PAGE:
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by Jerry “Doctor Spin” Silver // Twitter, Facebook, LinkedIn
Senior Digital Strategist // Spin Factory

What are ‘content themes’ and why should you use this technique?

The other day, this question came from a reader:

How should I prioritize where to put my time and energy between all various opportunities and social channels in digital marketing? — Camilla, Sweden.

It’s sort of becoming my modus operandi to recommend a shift in perspective:

Instead of thinking about where exactly to put energy and resources, I suggest a focus on what your most important message is — and then focus everything you got on that single message.

Like this:

My DIY Content Experiment

A while back, I performed a little experiment:

For a few months, I focused solely on the topic blogger outreach (you can read about my experiment here). I published some blog posts, gave a few keynote talks, compiled a lead magnet and some landing pages, sent out some emails, published some tweets and Facebook updates, those sorts of things.

The most interesting aspect of this was what I didn’t do during this period: I didn’t talk about anything other than just blogger outreach. And the effects were powerful:

It almost got my business into trouble, because I was looking for strategic assignments, but suddenly, I found myself being contacted solely to do blogger outreach for various brands.

Focusing all of your content for an extended period of time seems to greatly affect not only your community but the online algorithms (search and social) as well.

How to Use Content Themes

Since a ‘follow’ is nothing but a free subscription, you shouldn’t waste energy on how to divide your efforts between various social network accounts or properties. Because that’s a surefire way to turn them into silos.

Focus instead on what you have to say.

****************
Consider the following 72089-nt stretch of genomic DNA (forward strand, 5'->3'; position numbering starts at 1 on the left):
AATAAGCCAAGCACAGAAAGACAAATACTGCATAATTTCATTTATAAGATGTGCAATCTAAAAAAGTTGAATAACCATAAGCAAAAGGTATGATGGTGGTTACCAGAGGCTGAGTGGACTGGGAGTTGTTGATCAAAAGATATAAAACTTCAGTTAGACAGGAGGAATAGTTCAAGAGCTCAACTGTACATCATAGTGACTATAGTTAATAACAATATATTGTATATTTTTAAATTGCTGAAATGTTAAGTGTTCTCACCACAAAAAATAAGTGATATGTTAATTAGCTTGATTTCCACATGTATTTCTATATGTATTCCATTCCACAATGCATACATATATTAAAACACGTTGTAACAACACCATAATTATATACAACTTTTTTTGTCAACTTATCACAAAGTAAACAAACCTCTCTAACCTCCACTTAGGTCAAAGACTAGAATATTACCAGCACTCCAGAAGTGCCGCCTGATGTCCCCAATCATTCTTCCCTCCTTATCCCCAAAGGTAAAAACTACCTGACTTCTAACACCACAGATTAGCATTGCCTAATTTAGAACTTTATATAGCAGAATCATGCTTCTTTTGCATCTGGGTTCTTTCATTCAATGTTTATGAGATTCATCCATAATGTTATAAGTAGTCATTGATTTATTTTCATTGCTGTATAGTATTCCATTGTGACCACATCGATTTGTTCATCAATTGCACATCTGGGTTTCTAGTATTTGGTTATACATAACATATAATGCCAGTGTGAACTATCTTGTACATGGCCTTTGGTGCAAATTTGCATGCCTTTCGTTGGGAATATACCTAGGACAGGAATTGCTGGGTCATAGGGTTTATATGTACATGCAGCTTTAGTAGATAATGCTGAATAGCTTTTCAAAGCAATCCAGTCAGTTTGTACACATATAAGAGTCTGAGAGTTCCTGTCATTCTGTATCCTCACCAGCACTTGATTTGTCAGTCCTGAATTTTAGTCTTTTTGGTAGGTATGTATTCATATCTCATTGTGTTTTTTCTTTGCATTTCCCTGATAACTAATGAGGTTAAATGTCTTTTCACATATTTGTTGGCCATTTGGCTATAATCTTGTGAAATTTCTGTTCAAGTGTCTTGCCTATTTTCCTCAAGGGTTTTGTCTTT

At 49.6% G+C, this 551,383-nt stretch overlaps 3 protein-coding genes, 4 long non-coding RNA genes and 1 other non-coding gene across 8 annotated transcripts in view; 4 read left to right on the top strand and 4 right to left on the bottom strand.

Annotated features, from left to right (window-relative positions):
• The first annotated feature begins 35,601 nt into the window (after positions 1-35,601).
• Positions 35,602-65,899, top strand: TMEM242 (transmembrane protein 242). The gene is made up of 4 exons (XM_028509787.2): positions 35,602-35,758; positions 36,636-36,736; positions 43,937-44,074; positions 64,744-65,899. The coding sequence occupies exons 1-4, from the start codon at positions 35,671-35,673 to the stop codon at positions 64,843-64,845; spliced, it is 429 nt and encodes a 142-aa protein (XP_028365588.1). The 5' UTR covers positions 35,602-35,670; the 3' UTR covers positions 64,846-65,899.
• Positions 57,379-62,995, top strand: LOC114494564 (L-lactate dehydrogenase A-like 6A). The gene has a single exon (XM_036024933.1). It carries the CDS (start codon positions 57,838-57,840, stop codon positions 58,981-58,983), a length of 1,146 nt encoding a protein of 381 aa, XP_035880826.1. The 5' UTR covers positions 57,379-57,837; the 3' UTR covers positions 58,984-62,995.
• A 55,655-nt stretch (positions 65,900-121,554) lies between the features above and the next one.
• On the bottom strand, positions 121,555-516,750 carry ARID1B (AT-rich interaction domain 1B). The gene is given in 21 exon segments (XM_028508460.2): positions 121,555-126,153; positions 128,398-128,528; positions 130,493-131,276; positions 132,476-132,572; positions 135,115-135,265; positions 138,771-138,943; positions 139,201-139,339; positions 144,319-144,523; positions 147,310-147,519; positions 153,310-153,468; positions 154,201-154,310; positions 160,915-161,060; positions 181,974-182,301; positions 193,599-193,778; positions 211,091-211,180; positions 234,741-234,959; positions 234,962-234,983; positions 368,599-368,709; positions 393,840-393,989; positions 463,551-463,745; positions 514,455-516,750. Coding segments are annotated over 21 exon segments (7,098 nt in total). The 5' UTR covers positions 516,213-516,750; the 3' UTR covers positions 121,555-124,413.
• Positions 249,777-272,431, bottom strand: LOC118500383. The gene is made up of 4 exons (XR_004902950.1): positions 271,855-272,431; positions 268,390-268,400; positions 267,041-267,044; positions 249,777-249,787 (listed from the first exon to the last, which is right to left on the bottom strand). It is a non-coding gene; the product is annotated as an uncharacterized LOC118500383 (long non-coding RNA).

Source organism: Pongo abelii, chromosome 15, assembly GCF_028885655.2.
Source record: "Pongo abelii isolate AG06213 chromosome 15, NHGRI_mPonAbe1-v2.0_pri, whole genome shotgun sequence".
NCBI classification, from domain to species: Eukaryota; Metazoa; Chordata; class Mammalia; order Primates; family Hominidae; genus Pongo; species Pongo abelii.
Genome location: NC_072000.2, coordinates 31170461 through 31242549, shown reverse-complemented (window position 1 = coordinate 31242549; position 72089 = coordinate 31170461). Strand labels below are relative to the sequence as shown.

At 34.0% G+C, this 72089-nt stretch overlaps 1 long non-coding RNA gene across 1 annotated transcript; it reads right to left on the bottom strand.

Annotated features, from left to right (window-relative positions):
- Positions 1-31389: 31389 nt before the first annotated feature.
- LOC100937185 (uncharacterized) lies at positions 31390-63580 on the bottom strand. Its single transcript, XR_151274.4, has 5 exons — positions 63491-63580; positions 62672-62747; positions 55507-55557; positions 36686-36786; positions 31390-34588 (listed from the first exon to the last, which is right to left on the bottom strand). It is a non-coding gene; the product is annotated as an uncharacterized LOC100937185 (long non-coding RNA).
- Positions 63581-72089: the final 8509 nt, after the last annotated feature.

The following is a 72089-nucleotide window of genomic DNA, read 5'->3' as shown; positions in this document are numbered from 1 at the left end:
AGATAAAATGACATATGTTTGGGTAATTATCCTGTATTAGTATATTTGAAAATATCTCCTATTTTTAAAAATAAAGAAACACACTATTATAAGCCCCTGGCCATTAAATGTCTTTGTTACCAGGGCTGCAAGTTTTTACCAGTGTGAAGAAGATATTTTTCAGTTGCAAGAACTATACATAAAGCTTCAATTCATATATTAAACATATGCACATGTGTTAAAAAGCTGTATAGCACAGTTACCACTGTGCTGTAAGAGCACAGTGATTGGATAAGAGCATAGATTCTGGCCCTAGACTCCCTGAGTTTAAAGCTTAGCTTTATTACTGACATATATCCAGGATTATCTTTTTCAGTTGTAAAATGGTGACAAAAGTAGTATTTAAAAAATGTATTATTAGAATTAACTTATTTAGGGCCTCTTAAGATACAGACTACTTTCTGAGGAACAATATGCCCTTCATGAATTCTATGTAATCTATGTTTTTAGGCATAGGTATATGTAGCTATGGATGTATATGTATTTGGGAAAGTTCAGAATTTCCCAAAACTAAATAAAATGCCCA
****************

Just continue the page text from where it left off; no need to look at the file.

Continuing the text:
Example: Maybe you a very happy client who would agree to do a case study?

But is a basic case study (some text, some quotes, and a few pictures) all that’s needed to tell the story?

Well, we could do so incredibly much more with just a single case study:

  • Case video (for Instagram, for Facebook, for a blog post, for Youtube, etc.).
  • Case study infographic (for Pinterest, for a blog post, for your newsroom, etc.).
  • Podcast with a client interview (for iTunes, for Youtube, etc.).
  • Blog post(s) with insights and learnings from the project.
  • Press release + PR pitch.
  • Social media copy for various social networks.
  • Lead magnet(s) and content upgrade(s).
  • Landing page(s) and/or resource page(s).

And so on.

This is basically a “content package” centered around a single story (a case study, for example). This approach to creating content in batches, and then posted over a period of time while not talking about anything else, is what I refer to as content themes.

The Surround Effect

Organizing your stories into content themes have several positive side-effects:

Streamlined content process. When you’re in the process of creating one piece of online content, you create all aligned content at the same time. This makes the content more focused, creative and coherent.

Easier publishing schedule. If you can oversee all your content belonging to one theme, it’s easier for you to divide it over time and cross-promote it per channel.

Clearer user experience. People are drenched in corporate messages, so you want to make sure they’re faced with a coherent story wherever they meet your brand.

All-in-all, content themes create a “surround effect”.

For a concrete example, also read An Experiment That Shows How Content Marketing Works where you’ll find a real-life example of the surround effect.

The Pareto Principle for Content Promotion

Back to Camilla’s original question:

How to divide your time and resources?

Choose a core message strategically and craft content themes around this message. And then put some of your energy into promoting your content theme in any online channel where it makes sense. The key, of course, is to not talk about anything else during this period.

If you want to increase your inbound engagement, apply the Pareto Principle:

80% = content theme creation
20% = content theme promotion

Or, if you want to aggressively push your content theme to outbound audiences:

20% = content theme creation
80% = content theme promotion

Or simply find a great balance that works for your business.

Using content themes will focus your growth, increase your results, and make your content creation process more efficient. And it will clarify your online brand perception in this noisy world of ours.

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Behind the keyboard:

Jerry Silver is the author of Doctor Spin, a PR blog that's been around for 15+ years. Via his agency Spin Factory, Jerry is advising brands on how to adapt to a 'digital first' world. In 2016, Cision Scandinavia named him "PR Influencer of the Year". Jerry lives in Stockholm, Sweden with his wife Lisah, news anchor and television host, and their three-year-old son, Jack.


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